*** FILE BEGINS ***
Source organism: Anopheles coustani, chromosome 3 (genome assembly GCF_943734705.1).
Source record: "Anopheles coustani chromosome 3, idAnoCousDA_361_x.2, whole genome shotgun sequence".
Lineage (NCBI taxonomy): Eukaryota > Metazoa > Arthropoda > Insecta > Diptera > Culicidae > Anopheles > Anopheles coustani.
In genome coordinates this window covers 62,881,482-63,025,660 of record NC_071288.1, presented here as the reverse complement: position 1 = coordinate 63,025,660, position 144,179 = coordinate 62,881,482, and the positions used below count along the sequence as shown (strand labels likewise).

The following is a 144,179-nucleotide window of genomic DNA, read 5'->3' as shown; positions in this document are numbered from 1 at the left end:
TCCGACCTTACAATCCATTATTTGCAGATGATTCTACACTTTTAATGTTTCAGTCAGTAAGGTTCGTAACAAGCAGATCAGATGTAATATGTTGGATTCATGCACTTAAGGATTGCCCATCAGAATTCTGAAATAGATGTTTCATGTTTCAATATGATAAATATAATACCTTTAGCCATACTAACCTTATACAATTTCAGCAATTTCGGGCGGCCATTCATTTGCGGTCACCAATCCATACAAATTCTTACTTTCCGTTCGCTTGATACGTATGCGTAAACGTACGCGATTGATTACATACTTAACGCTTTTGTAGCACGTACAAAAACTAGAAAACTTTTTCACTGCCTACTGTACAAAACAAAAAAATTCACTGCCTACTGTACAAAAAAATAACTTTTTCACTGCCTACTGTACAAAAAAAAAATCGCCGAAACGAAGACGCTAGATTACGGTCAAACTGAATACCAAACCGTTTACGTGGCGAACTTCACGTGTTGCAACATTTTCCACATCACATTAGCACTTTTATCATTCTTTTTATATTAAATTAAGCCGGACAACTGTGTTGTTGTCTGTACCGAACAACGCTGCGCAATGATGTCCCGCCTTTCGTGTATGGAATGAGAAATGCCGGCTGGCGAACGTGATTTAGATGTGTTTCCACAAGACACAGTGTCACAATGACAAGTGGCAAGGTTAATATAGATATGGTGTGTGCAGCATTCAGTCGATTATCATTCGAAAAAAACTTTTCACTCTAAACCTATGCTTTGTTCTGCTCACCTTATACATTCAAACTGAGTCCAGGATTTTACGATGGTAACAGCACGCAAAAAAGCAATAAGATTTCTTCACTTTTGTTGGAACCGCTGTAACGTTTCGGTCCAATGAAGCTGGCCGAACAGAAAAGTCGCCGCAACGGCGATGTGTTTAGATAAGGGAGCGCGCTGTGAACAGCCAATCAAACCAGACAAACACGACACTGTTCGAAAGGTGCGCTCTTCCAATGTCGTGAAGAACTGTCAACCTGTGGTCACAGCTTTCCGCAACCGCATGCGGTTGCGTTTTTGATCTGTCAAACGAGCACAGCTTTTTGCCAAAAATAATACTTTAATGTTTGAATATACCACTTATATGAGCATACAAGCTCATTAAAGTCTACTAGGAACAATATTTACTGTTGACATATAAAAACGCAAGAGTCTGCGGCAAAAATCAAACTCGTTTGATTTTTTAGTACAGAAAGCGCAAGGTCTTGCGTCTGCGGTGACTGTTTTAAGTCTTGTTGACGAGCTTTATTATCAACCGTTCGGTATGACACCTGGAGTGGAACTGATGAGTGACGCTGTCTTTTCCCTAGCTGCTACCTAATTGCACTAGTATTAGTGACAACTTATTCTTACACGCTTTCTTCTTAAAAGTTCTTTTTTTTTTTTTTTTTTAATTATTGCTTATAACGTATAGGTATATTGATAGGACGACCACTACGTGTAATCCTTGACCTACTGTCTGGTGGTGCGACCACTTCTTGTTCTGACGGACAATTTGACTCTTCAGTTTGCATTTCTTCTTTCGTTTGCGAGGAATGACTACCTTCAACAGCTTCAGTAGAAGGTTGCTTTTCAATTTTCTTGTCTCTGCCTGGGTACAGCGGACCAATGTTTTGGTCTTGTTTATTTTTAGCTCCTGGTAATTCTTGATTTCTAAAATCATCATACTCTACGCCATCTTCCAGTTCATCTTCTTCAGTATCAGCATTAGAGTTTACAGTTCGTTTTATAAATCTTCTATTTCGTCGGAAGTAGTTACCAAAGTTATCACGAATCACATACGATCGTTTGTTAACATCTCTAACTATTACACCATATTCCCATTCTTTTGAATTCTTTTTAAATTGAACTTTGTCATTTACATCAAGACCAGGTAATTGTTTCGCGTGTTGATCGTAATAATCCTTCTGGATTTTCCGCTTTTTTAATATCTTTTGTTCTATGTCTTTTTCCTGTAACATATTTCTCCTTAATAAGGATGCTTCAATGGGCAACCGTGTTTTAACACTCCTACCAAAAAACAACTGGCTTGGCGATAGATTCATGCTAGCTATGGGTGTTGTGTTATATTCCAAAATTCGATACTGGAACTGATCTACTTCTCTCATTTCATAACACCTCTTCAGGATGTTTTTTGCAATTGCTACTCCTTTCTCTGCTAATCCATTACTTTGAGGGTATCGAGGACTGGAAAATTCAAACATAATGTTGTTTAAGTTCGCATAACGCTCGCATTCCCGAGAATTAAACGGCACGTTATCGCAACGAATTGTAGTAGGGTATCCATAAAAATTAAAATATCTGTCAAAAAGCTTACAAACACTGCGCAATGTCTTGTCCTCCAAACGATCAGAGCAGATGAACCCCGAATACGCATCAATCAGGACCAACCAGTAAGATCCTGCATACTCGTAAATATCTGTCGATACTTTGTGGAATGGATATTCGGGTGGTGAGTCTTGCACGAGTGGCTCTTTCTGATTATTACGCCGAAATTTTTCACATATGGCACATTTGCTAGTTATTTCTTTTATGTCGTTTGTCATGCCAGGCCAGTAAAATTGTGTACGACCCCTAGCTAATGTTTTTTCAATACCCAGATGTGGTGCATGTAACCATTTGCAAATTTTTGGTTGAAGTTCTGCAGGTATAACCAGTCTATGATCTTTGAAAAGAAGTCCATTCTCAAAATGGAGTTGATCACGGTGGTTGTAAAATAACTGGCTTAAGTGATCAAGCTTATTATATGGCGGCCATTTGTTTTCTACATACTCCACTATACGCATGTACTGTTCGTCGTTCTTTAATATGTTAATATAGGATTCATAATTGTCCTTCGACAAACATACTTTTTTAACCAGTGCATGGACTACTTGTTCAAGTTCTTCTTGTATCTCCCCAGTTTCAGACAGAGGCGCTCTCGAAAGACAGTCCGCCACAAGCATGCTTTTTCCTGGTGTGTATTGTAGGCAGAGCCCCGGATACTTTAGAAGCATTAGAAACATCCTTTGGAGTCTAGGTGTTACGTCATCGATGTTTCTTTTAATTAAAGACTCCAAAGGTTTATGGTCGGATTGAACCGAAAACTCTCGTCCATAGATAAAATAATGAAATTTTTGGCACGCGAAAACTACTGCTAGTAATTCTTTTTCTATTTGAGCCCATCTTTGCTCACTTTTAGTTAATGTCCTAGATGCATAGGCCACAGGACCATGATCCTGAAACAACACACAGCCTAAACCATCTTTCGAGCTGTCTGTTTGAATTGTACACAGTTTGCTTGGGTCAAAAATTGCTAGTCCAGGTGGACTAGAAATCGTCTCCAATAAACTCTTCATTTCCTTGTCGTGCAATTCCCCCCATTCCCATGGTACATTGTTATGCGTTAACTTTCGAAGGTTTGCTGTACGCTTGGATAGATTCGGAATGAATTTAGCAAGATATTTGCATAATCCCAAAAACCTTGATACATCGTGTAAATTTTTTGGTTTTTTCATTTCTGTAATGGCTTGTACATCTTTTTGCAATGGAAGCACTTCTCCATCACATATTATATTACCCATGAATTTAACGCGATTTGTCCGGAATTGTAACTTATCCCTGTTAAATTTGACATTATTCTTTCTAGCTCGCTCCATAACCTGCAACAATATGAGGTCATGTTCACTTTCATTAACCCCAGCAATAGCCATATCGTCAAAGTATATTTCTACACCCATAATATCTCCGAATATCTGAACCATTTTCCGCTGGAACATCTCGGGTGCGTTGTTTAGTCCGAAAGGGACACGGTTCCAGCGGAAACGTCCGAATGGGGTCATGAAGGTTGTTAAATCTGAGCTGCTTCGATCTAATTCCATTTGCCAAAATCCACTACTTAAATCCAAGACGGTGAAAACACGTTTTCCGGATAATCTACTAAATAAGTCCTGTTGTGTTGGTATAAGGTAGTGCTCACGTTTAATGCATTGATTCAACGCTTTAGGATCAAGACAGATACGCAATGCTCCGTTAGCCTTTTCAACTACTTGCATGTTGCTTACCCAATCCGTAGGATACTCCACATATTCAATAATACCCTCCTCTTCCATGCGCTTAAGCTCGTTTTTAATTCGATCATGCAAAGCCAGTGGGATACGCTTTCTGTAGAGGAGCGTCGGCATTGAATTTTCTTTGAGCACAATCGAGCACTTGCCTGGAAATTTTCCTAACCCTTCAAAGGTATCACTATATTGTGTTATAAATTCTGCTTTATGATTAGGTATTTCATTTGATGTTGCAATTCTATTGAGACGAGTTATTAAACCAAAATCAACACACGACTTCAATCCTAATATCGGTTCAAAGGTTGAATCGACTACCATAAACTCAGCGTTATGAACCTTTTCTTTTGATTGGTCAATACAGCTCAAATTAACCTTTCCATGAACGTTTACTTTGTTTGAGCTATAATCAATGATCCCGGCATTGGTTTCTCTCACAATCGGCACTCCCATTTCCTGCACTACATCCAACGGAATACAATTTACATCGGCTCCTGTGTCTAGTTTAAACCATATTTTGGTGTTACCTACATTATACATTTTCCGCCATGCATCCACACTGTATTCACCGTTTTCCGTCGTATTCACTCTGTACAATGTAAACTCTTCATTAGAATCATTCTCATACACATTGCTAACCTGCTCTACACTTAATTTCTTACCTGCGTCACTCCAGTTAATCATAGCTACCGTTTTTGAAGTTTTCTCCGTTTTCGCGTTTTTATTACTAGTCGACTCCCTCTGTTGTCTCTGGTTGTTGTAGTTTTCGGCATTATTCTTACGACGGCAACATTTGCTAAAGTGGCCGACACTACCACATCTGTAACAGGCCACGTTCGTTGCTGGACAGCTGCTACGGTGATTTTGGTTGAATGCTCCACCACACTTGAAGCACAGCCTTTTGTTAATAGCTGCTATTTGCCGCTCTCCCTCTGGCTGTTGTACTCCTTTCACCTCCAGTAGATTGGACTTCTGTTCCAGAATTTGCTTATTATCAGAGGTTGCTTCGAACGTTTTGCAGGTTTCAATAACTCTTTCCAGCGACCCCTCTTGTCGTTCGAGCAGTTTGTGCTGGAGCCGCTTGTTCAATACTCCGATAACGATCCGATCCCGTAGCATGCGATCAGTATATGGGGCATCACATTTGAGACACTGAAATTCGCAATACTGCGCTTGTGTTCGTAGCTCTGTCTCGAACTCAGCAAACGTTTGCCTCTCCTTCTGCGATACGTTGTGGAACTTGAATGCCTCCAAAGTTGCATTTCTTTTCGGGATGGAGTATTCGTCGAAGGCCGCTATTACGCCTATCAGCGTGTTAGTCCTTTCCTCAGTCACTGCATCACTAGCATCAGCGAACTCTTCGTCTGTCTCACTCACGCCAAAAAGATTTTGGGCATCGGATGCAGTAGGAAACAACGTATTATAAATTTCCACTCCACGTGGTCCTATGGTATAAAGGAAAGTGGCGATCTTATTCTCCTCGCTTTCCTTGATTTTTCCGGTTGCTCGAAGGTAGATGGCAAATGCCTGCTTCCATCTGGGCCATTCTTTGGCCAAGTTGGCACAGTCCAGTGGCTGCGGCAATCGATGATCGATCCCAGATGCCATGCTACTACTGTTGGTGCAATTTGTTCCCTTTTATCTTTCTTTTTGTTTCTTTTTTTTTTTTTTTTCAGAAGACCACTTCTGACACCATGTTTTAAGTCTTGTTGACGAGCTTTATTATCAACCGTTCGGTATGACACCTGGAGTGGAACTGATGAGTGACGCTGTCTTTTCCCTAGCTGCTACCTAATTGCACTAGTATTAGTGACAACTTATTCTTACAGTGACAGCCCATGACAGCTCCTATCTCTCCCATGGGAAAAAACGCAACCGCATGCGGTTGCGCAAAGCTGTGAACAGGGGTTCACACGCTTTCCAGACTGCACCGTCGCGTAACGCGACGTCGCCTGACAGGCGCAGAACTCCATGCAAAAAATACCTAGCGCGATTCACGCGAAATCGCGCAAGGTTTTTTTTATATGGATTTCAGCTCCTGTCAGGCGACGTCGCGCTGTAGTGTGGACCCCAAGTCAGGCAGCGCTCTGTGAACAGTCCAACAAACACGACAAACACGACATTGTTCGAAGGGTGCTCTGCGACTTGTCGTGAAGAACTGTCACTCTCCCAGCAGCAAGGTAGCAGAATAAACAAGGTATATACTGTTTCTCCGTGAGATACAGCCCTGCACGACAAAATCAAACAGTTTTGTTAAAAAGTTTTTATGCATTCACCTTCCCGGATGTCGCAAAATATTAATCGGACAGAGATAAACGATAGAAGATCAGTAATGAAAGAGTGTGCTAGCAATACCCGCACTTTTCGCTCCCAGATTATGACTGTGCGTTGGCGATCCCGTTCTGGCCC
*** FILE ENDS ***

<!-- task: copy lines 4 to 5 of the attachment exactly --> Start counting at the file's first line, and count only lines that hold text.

In genome coordinates this window covers 62,881,482-63,025,660 of record NC_071288.1, presented here as the reverse complement: position 1 = coordinate 63,025,660, position 144,179 = coordinate 62,881,482, and the positions used below count along the sequence as shown (strand labels likewise).

The following is a 144,179-nucleotide window of genomic DNA, read 5'->3' as shown; positions in this document are numbered from 1 at the left end: